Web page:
"A person can get into one of these jobs and find he doesn't know how to get out," said Frank Sherwood, a professor at the Federal Executive Institute who has studied the problem. "Sometimes they end up getting fired. Other times they just go into a psychological funk.

"There is a fair amount of concern about this," he added. "A feeling that we ought to create more career mobility, to make it easier for these people to move into other, less pressured jobs without its seeming a terrible defeat."

Perhaps the toughest new factor officials must contend with is the growing tendency of ordinary citizens to coalesce into special interest groups that can be shrill and pitiless. Competing these days for a piece of a "contracting pie," as one expert put it, these marauding bands are particularly tough on officials at the local level, within buttonholing distance.

Interest groups are often "unwilling to compromise, sometimes angry and they don't follow set rules," said Donald Borut of the International City Managers Association. "In some cases... they may actually hit out, start malicious rumors (about the official), although that is not the norm."

"It's a no-win situation," Willa Lutz said, describing a day when she had some friends over for lunch at their house in Arlington and her husband stopped by.

"He posed them a problem he was dealing with and asked how they would vote on the matter. Half of them voted one way, and the others voted the opposite. Their reactions were so vehement on both sides that Ted just walked away from the table.

"So in the end, it comes down ot your conscience, and either way you go, you can expect bad repercussions," she added.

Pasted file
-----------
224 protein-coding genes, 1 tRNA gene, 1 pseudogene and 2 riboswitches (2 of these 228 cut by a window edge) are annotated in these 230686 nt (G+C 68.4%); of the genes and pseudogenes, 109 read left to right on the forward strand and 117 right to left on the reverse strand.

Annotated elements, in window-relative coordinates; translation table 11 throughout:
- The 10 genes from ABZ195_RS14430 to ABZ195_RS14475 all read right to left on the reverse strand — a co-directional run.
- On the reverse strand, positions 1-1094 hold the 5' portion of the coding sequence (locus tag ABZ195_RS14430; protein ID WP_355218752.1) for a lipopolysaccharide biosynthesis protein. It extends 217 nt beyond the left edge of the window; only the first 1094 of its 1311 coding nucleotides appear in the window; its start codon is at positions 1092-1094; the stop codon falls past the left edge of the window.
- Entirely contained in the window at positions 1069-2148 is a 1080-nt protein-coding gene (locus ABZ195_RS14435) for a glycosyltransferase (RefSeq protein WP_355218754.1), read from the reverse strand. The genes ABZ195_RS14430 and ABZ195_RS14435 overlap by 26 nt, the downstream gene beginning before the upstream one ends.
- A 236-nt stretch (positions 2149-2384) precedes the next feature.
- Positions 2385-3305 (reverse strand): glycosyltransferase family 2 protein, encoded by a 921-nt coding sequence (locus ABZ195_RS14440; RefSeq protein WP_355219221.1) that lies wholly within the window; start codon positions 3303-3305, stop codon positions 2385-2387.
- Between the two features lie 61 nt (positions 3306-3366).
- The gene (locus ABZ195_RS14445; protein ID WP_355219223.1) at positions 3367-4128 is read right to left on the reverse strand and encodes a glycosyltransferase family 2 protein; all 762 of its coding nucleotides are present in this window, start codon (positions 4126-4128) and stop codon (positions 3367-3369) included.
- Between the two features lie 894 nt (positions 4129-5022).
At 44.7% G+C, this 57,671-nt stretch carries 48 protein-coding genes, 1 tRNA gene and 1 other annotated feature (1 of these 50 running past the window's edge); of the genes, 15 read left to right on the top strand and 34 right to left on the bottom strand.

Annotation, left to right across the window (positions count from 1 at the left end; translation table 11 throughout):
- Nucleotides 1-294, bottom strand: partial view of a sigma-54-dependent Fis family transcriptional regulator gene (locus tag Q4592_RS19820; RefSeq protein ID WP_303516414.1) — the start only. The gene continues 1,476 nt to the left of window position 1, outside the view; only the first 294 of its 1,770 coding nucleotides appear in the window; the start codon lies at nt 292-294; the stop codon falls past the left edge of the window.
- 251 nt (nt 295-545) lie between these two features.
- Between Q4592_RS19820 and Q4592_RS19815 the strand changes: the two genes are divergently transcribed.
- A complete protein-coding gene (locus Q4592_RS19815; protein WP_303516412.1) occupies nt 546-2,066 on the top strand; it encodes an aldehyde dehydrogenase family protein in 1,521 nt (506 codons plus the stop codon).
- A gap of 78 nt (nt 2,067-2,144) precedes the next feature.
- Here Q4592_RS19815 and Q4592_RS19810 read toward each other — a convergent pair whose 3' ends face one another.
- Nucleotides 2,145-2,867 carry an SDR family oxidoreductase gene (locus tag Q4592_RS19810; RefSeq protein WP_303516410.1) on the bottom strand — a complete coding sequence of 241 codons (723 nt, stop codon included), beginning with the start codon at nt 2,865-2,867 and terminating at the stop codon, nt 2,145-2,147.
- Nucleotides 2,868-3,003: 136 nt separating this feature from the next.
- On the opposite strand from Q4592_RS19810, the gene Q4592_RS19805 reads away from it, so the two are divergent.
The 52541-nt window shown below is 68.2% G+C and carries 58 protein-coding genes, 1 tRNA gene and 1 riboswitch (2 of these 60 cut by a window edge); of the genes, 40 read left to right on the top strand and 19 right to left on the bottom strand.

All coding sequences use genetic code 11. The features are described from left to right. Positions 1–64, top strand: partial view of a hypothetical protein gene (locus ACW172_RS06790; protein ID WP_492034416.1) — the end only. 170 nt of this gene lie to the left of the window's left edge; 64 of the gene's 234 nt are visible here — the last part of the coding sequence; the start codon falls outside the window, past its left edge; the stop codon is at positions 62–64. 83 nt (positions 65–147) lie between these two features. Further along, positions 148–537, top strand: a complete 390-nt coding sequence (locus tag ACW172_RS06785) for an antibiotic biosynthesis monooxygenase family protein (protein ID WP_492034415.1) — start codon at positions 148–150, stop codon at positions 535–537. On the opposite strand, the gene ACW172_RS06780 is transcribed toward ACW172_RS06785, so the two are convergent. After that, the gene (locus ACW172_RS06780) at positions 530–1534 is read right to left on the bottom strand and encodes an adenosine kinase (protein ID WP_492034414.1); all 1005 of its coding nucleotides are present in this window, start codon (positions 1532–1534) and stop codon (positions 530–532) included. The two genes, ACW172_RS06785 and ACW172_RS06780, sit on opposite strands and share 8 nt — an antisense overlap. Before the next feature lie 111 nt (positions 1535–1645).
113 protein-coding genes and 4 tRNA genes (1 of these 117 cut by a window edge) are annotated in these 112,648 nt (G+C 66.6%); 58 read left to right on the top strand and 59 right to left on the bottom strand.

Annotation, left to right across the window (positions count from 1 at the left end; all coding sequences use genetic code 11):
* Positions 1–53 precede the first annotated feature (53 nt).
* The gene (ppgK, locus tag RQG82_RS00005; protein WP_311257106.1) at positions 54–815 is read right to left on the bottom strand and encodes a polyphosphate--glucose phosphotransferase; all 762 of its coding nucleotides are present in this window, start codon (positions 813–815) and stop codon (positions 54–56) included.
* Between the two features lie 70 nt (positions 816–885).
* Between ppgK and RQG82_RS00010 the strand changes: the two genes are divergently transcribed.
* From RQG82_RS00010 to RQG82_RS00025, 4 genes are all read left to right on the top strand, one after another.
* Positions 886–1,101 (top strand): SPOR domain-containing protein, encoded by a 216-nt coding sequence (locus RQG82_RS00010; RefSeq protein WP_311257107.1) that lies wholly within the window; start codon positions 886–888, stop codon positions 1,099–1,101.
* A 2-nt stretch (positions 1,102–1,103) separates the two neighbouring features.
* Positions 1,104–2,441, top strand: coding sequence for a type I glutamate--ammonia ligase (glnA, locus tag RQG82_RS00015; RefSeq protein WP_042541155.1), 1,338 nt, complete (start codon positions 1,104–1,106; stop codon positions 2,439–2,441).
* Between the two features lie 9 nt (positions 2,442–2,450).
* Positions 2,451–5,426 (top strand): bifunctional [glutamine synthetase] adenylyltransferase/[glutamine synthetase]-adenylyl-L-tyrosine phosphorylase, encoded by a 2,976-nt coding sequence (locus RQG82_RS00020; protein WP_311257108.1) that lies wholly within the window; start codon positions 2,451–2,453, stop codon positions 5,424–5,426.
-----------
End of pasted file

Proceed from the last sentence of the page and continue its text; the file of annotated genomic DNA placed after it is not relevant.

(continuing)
"Every group and every citizen expect you to have some kind of magic wand to take care of their particular problem," her husband said. "It's naturl that, since each of them pays a fraction of the costs in taxes, they all think they own you."

As Metro's general manager, Lutz felt he was in danger of developing a "fortress mentality, an us-against-them attitude that leads to the worst possible decisions."

The anxieties of public officials are intensified also by a tightening web of federal regulations that reduce their room to manenver, according to Borut.

His organization has been working with the non-profit Menninger Foundation in Tapeka, Kan., to provide group counseling for executives. These counseling sessions address everything from "curb and gutter problems" to pressure from a hostile city council member.

Public officials "ought to be able to relax, think, get a little joy out of life and their work," said Borut. "Somehow we've got to create a little better balance between public responsiblity and private needs."

"Willa and I have wondered how I will adjust to not being in the limelight," said Lutz "You get used to that. It's an ego thing. I won't be Ted Lutz, 'Mr. Metro,' anymore."

Nonrecognition will probably be good for him, Lutz has decided. "At parties, you know, I never have to worry about conversation. Everybody wants to talk about Metro. Now, I'll have to learn to focus on what the other person is about."

Lutz swears he has made no decisions about when or where he will go back to work, although he said he has already turned down some job offers. "I am in a puasi-political job, after all, and people have become so cynical, a lot of them, they think (the resignation) was as mokesscreen" to enable him to negotiate a better deal, or run for something.

"People don't believe you just want to take time off to get your body and soul restored."

About his next job, whenever, his wife said, "I intend to be fairly vocal about that. I want him to be ina job he enjoys. I don't think he has been very happy lately, and I envy some of my friends whose husbands love their work. They are not in the public eye."

Still Lutz said, by education and natural bent, he fells best suited for public service. "I'll probably end up going back -- unless of course somebody wants to make me general manager of the San Diego Padres."